American Journal of Orthodontics, vol. 84, issue 5 (1983) pp. 399-407
In orthognathic surgery cases the treatment objectives, extraction patterns, and types of mechanics used are frequently the reverse of those used in conventional orthodontics. Thus, starting cases orthodontically and then, if unsuccessful, referring them for surgery often produces compromised results. Presurgical intra-arch objectives include positioning of the incisors in "ideal" positions, establishment of correct torque, and elimination of tooth-size discrepancies so as to permit the establishment of Class I canine and molar relationships after surgery. Presurgical objectives in the sagittal plane focus on removal of dental compensations. This may require the use of Class III elastics in Class II cases (and vice versa), thus allowing for maximal surgical correction of the underlying skeletal deformity. In the transverse plane, differentiation of skeletal from dental problems as well as identification of relative and absolute discrepancies should be carried out presurgically. Lateral corticotomies or segmental maxillary procedures should be used, depending on individual circumstances. Presurgical objectives in the vertical plane include maximizing the amount of presurgical orthodontic treatment carried out in open bites and minimizing the presurgical mechanics in deep bites. Encouragement of opening mandibular rotation at surgery while avoiding an increase in posterior face height contributes to stability. Orthodontic mechanics should not always include presurgical leveling of the curve of Spee and should actively avoid movements that may cause relapse tendencies. Careful attention to the use of surgical arch wires and splints during surgery and fixation, along with controlled elastic therapy and exercise programs after fixation, can greatly facilitate treatment. ?? 1983.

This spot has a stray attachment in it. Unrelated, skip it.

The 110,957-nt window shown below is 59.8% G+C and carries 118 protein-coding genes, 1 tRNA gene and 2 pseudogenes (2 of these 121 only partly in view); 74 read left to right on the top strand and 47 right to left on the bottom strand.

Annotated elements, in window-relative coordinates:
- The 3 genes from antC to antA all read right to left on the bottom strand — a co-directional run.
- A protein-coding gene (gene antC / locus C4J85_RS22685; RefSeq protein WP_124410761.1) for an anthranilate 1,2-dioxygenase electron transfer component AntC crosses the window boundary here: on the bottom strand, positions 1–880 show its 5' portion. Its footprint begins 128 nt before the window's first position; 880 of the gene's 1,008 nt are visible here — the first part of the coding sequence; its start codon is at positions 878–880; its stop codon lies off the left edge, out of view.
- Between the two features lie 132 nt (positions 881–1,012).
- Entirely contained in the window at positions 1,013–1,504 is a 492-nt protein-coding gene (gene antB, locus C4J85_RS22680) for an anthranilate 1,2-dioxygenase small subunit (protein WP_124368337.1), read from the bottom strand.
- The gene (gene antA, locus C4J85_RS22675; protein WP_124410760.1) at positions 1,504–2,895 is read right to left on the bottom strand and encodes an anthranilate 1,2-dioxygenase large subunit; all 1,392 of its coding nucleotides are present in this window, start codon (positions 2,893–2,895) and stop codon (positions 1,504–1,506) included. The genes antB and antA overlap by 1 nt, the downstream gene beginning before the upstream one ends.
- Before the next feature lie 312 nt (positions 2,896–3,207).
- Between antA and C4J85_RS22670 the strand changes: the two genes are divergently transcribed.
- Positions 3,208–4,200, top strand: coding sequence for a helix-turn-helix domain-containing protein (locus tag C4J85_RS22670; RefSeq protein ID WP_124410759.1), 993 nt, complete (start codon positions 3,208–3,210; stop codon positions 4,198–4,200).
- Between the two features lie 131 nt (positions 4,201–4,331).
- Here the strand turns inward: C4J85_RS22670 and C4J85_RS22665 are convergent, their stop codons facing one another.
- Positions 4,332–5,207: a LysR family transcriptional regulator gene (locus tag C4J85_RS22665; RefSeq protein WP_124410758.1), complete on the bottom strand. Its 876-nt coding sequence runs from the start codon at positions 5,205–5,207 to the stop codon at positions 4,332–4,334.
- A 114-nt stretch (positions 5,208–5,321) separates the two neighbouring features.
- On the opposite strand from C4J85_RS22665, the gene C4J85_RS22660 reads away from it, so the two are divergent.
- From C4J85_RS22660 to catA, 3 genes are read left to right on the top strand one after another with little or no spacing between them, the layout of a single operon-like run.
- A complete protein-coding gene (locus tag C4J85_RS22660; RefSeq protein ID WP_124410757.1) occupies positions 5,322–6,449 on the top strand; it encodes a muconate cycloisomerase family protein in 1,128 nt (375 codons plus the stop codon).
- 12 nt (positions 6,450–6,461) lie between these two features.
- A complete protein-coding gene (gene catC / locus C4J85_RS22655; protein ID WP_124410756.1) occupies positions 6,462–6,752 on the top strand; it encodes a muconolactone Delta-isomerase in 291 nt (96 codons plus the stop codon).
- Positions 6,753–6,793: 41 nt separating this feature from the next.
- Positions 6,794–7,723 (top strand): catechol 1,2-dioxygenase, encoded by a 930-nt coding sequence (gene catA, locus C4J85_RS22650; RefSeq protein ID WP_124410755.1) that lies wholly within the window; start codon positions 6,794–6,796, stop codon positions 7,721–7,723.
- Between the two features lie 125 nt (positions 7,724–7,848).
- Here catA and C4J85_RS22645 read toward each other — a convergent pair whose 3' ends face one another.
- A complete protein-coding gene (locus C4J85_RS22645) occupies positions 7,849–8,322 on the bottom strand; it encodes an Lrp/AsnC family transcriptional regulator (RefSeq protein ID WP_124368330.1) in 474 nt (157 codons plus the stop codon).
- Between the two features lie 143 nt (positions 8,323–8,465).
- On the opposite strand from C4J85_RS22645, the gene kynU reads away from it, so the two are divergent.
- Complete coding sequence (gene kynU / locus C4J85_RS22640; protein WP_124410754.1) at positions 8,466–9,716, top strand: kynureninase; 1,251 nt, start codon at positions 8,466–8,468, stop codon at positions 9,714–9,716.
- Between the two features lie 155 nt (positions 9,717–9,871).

Mendeley saves you time finding and organizing research
Choose a citation style from the tabs below